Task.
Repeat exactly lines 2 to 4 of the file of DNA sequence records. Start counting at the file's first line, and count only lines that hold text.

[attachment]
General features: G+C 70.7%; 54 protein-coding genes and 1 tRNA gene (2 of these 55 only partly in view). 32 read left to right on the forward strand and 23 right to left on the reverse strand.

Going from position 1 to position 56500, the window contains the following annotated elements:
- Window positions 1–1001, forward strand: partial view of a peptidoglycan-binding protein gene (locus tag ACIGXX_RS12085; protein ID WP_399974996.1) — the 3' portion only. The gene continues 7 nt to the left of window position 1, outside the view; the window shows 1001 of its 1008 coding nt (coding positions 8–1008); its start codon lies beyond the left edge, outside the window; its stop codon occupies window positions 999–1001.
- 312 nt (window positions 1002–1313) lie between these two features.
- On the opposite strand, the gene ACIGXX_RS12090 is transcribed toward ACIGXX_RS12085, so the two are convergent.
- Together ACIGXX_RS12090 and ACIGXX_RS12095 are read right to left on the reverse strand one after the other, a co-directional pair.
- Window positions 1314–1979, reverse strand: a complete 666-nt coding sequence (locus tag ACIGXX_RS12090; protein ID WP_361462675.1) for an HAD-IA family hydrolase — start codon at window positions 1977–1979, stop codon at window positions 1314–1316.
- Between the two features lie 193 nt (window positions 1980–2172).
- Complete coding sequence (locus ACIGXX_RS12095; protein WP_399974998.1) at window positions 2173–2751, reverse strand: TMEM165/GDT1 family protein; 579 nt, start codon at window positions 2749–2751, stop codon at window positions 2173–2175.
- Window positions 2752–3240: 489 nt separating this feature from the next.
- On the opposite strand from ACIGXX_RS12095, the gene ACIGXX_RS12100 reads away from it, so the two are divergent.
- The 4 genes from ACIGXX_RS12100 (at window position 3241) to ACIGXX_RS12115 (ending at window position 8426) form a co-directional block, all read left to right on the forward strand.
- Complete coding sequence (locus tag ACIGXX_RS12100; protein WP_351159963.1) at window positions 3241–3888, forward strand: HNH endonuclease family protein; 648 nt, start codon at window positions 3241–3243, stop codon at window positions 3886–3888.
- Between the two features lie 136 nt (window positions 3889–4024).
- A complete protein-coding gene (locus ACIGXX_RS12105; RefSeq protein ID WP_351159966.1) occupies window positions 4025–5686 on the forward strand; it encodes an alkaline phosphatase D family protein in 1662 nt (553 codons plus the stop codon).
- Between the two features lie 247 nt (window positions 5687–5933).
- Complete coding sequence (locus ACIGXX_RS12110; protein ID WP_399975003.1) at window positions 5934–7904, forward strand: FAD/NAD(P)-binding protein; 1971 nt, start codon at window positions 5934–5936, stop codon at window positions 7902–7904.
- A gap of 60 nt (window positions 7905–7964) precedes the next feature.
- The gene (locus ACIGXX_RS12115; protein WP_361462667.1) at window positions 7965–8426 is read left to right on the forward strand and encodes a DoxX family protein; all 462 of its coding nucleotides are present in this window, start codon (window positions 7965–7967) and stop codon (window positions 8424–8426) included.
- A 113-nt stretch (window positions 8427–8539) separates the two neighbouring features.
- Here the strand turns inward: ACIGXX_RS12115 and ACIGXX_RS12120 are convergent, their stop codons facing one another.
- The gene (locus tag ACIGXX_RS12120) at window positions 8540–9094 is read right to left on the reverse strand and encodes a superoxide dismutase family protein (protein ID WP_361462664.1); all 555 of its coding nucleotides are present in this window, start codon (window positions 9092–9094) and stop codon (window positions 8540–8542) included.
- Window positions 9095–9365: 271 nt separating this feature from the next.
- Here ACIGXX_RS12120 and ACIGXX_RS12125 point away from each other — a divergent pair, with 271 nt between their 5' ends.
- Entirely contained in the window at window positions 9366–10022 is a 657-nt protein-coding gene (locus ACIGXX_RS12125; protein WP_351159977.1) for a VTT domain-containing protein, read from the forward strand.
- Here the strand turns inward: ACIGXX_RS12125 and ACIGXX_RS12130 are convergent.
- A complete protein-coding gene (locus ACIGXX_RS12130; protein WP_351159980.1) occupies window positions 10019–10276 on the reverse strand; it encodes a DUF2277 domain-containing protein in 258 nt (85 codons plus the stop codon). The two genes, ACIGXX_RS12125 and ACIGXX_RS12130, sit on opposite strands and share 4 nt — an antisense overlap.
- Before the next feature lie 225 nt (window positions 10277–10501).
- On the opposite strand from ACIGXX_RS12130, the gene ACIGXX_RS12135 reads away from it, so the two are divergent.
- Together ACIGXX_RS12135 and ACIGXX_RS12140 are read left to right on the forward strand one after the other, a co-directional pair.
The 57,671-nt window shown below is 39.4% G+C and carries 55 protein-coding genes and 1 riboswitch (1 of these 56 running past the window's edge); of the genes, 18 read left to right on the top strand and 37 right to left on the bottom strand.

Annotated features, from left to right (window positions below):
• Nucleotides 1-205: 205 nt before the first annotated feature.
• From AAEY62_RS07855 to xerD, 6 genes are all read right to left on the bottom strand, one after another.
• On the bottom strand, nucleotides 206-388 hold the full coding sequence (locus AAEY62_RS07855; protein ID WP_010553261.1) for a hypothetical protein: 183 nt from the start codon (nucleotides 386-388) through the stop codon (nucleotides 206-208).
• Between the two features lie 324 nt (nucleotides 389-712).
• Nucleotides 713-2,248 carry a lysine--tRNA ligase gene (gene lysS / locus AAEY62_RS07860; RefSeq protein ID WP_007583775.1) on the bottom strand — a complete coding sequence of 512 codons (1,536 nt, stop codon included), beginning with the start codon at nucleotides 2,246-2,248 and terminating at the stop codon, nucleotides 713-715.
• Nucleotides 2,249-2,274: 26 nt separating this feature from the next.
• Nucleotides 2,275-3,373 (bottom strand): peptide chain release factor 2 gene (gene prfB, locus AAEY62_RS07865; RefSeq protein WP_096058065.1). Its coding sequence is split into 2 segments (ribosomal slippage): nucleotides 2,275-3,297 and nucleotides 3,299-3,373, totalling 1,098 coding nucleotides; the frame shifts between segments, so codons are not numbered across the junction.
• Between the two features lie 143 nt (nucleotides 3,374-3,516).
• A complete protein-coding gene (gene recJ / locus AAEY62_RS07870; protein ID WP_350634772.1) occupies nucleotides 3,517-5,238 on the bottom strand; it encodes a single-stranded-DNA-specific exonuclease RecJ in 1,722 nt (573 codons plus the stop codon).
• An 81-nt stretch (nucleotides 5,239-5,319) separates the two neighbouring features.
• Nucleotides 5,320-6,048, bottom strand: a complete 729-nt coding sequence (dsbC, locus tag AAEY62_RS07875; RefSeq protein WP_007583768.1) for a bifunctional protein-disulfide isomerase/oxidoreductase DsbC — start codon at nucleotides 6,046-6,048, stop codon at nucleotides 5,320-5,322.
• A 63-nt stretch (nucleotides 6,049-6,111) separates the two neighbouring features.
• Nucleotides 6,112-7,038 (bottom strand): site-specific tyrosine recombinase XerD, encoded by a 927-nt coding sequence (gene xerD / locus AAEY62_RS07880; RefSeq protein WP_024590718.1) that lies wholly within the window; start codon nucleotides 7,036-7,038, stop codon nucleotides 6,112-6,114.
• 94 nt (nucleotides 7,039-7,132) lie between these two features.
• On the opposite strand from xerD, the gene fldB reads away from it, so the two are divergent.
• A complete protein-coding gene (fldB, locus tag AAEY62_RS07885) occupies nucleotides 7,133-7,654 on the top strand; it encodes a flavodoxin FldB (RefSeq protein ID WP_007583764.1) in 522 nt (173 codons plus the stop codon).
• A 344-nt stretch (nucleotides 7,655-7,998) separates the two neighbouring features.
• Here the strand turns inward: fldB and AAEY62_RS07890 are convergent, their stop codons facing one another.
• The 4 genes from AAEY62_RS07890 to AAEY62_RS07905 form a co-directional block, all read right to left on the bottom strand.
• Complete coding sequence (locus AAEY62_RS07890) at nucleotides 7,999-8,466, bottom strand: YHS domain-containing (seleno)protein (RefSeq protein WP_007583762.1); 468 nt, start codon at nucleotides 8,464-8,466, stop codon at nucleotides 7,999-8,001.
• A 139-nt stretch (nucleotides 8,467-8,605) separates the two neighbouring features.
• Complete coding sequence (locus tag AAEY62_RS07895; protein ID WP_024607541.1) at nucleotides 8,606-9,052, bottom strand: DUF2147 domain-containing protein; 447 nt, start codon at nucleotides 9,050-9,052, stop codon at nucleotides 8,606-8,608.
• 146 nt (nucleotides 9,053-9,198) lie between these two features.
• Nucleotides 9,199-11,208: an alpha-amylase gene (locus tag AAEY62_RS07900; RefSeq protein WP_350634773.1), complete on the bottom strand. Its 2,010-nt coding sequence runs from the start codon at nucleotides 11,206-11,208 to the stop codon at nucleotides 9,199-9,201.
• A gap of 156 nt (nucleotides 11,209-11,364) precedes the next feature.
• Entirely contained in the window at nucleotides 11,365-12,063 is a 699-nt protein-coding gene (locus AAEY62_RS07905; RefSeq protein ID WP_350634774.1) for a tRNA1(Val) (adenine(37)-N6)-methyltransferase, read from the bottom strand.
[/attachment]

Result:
Going from position 1 to position 56500, the window contains the following annotated elements:
- Window positions 1–1001, forward strand: partial view of a peptidoglycan-binding protein gene (locus tag ACIGXX_RS12085; protein ID WP_399974996.1) — the 3' portion only. The gene continues 7 nt to the left of window position 1, outside the view; the window shows 1001 of its 1008 coding nt (coding positions 8–1008); its start codon lies beyond the left edge, outside the window; its stop codon occupies window positions 999–1001.
- 312 nt (window positions 1002–1313) lie between these two features.